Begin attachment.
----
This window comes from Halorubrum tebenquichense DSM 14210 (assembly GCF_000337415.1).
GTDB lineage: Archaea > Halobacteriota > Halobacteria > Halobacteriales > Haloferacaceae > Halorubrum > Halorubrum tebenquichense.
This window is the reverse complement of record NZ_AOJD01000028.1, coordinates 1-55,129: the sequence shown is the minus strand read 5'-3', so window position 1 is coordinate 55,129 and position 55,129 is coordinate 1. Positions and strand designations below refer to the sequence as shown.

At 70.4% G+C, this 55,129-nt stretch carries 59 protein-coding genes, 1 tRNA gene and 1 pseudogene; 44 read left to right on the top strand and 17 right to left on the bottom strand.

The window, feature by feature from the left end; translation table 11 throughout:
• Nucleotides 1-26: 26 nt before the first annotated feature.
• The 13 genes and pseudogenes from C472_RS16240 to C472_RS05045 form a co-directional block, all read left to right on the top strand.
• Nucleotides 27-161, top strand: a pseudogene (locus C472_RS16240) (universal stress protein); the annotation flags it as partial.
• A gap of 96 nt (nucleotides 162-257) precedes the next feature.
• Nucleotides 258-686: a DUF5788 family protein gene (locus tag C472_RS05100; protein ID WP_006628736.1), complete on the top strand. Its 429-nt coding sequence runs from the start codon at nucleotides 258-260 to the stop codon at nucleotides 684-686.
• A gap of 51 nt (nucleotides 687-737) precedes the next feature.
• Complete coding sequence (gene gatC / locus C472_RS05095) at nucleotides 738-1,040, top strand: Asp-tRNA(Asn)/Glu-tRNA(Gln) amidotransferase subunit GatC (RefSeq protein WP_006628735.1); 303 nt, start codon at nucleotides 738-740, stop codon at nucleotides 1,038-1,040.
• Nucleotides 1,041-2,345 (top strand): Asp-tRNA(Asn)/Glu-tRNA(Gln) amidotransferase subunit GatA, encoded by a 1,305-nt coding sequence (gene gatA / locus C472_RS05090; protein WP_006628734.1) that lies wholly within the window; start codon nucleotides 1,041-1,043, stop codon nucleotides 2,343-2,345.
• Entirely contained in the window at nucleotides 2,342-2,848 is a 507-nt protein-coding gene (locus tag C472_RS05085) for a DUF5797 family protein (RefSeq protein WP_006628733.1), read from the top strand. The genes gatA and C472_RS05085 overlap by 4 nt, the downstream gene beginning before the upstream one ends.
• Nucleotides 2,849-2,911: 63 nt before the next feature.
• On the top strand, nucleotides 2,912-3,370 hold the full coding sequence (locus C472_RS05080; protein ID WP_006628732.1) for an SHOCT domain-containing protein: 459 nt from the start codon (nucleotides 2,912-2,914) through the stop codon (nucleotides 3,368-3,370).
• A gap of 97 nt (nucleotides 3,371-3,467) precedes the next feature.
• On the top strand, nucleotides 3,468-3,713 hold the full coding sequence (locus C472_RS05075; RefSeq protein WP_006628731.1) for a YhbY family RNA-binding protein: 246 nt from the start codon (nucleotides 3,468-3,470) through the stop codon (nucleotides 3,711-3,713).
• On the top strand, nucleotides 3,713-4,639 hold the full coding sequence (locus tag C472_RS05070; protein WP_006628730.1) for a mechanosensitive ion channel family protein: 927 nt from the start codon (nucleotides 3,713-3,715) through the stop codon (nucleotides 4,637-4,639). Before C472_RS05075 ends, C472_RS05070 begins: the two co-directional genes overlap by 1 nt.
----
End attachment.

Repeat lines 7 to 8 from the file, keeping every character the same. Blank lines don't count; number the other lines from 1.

• The 13 genes and pseudogenes from C472_RS16240 to C472_RS05045 form a co-directional block, all read left to right on the top strand.
• Nucleotides 27-161, top strand: a pseudogene (locus C472_RS16240) (universal stress protein); the annotation flags it as partial.